Format:Hardcover
The title of the book is a bit misleading, because so much more than just some history of bitters and bunch of recipes. Everything from history to setting up your bar and mixology basics. This book is able to cover a wide variety of topics in a way that is surprisingly well focused and concise. The majority of the book is recipes (Bitters, Drinks and Food) and I can't help but to be impressed about the care taken with the them. Each one has a small introduction, with a little bit of history, a personal anecdote, or a little bit of whimsy that really helps the reader connect with the text. Nothing in this book is an afterthought or out of context filler like you see with so many drink books.

The book does go into comprehensive detail about the bitters available on the market today. The list is very comprehensive, even talking about fairly obscure Bitters such as BitterCube (Wisconsin). Brad goes out on a limb and makes a recommendation of the 11 comercial must have bitters for your cocktail bar. Once you have the feel for the commercially produced bitters you move on to how to make your own. The book breaks down the recipes into a very approachable format. If I were to have a criticism it's would be that there's only 13 actual Bitters Recipes in the book. However, I think overall the book leaves the reader with more than enough information to continue down the road of making bitters.

Who Should Read this Book: Drink Nerds, High Functioning Alcoholics with standards, Home-brewers.
40 of 43 people found the following review helpful
3.0 out of 5 stars Merely good; it could have been great. April 11 2012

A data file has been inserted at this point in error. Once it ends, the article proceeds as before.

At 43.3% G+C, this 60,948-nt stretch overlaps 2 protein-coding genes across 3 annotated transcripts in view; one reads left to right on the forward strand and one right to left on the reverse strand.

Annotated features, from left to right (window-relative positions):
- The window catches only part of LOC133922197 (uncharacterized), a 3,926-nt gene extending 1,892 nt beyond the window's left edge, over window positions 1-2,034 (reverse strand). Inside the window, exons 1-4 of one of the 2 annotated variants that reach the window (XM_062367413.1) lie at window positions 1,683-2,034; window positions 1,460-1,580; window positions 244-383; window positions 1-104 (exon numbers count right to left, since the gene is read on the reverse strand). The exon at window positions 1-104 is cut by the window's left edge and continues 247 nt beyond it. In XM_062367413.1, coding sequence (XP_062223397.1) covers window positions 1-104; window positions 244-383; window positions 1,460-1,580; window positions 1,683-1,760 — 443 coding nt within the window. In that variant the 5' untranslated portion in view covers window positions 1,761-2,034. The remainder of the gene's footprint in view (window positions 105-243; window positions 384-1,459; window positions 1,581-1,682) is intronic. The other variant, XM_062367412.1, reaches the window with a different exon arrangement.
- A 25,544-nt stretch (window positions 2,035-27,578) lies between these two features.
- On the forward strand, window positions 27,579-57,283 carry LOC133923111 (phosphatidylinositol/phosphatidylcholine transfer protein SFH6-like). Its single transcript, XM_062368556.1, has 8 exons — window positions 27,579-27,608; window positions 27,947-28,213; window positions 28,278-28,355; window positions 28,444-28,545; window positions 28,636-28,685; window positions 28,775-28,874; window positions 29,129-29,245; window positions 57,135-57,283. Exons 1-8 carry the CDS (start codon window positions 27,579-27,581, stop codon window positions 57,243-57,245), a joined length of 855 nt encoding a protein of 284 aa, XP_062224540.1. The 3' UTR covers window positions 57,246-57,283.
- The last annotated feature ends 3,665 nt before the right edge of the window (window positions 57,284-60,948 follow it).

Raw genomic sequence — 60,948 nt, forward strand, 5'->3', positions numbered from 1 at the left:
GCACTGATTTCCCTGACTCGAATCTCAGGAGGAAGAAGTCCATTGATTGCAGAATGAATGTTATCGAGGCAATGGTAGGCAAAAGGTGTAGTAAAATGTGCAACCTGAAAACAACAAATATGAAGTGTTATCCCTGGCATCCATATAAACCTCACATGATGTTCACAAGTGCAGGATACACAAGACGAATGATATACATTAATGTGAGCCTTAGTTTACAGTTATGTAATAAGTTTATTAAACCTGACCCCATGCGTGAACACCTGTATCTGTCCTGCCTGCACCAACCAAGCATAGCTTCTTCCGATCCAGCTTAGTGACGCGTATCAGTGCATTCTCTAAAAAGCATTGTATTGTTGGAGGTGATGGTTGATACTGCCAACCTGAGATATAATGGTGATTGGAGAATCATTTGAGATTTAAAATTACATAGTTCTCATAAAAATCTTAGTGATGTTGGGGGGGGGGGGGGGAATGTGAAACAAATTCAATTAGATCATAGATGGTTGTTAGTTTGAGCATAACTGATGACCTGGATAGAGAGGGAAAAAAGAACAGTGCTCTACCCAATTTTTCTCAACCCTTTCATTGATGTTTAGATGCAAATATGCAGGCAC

By Matthew B. Rowley - Published on Amazon.com
Format:Hardcover
From Rowley's Whiskey Forge:

It has become a cliché of modern bartending that bitters are to cocktails as salt is to soup. They are the seasoning, the ingredient that can turn merely acceptable drinks into stellar ones. Or, as one Filipino friend explained to another in a turn close to my heart, "Bitters are to cocktails as bay leaves are to adobo." You may or may not be able to pinpoint the taste, but without it, everything has a certain flatness.

If you already make your own cocktail bitters, chances are that Brad Thomas Parsons' recent book on the subject holds little new for you. On the other hand, if you're just starting to dabble or don't know where to begin, Bitters conveniently brings together a lot of material in one place. With no other bitters manual in print, one might even call it indispensable for the DIY cocktail enthusiast.

After some introductory remarks and history, Parsons dives into the meat of the matter with short profiles of some two dozen players in today's bitters boom: Fee Brothers, Bittermans, The Bitter Truth, Dr. Adam Elmegirab's Bitters, Bar Keep Bitters, Scrappy's, and more. Not a bad lineup considering that a decade ago, Angostura, Fee Brothers, and Peychaud's were the three remaining bitters producers that survived Prohibition. He includes recipes for thirteen bitters such as apple, orange, rhubarb, coffee-pecan, and root beer bitters. A substantial collection of cocktail recipes using bitters -- more than half the book -- rounds out the pages.